Visibility Example #6: World as a Warehouse

Imagine a large supply chain, covering 15,000 workers operating in 12 languages and 24 countries. Every day, inventory in various stages of completeness and transit could be valued at over one billion US dollars. Losing even a fraction of those materials would represent enormous wastage. Even without outright loss, a delay or misdirection could cost valuable time during which customer …

Supply Chain Visibility Example #5: Benefiting from GPS

The web 2.0 catchphrase “mashup” refers to the ability to integrate heterogeneous data sources into a single, consistent, view for greater total value to the user. Mashups, both useful and dubious, are making their way into supply chain visibility toolsets in 2011. Today’s visibility example looks at a very simple and productive mashup between order data and GPS location devices …

The Coming Dominance of Information

The four processes underlying the visibility framework are information-managing steps. Each process increases either the quantity or value of information, until that information interrupts a decision to result in a different and better future for the supply chain. For this reason, supply chain visibility is often tied in our minds to supply chain technology or software. In their sleepless nights, supply chain …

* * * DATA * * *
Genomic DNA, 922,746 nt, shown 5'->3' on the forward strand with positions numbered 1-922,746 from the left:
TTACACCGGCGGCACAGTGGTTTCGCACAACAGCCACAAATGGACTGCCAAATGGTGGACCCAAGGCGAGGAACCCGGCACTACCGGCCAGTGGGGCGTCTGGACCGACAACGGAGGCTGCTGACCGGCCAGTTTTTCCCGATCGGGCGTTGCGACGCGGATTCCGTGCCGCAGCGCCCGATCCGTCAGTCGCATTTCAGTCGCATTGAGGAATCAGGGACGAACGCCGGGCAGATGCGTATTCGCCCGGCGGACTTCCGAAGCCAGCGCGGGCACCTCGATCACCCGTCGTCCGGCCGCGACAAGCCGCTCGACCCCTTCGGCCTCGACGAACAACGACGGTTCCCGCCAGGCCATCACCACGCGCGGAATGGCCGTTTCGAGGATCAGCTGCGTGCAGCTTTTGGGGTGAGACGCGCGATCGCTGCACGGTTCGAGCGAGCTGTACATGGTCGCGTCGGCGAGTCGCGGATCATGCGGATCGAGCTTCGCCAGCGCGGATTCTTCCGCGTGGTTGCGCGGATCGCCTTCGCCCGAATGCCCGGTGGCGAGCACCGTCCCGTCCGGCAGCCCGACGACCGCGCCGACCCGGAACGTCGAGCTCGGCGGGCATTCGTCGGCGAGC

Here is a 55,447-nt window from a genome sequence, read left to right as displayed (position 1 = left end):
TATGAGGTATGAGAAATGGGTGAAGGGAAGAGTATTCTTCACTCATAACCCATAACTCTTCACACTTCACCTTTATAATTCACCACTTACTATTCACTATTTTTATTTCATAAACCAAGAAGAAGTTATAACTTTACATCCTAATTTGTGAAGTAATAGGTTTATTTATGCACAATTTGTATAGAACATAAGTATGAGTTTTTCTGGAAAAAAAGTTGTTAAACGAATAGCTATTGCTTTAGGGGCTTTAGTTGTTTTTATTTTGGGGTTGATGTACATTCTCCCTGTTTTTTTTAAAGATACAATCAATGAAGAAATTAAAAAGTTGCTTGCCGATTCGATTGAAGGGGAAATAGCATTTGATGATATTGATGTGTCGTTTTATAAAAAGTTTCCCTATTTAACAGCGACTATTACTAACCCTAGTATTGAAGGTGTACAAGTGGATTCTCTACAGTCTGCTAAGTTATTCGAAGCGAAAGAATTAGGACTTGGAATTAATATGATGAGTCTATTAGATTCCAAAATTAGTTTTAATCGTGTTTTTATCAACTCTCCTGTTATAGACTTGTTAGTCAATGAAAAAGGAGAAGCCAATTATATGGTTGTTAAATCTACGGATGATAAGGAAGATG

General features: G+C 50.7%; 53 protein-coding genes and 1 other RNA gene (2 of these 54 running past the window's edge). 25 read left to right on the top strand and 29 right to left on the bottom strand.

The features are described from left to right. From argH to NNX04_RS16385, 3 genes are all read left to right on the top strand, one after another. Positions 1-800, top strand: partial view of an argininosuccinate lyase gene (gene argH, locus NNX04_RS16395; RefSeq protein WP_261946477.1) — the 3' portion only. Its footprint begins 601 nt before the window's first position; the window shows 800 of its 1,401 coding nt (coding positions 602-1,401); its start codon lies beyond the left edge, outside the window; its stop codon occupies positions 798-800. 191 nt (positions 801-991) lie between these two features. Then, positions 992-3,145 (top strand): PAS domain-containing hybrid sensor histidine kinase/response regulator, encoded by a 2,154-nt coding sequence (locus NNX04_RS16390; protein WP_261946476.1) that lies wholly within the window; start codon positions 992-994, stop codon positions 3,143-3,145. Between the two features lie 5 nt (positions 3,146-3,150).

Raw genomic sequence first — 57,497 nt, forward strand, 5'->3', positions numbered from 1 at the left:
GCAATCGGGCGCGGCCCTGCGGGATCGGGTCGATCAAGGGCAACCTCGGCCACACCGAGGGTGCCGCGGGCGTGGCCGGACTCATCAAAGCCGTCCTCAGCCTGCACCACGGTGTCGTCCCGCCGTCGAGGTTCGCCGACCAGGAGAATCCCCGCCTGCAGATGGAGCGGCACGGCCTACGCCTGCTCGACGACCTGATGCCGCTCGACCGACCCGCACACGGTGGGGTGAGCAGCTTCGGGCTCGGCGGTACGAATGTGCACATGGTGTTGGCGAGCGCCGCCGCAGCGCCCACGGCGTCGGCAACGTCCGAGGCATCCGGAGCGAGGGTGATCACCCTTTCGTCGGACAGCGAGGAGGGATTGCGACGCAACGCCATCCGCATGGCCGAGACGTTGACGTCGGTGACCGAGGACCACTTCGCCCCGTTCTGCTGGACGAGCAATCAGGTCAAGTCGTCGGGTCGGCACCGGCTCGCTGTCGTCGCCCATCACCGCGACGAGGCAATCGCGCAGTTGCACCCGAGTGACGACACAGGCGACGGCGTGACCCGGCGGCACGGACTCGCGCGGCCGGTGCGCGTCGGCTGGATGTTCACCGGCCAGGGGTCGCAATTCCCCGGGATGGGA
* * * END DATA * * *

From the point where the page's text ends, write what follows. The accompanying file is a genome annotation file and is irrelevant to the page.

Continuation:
18

The “Internet of Everything” Thing… Treat with Skepticism

Since around 2011 Cisco Systems and Gartner have been laying claim to a term “Internet of Everything” (IoE), fashioned as spin-off or upgrade to the “Internet of Things” (IoT). I would argue that we should be taking the IoT very seriously, and that the IoE is just marketing collateral with no real substance beyond driving billable consulting engagements to Gartner and …

Strategy

A Framework for Visibility Effectiveness

This article, probably the longest one on the website, addresses four critical needs of anyone working with supply chain visibility. The first is to formalize how a visibility solution impacts the business. Second, how visibility impacts specific business decisions (i.e. along what dimensions will the solution deliver change and therefore value). Third, how to evaluate the fitness of a supply …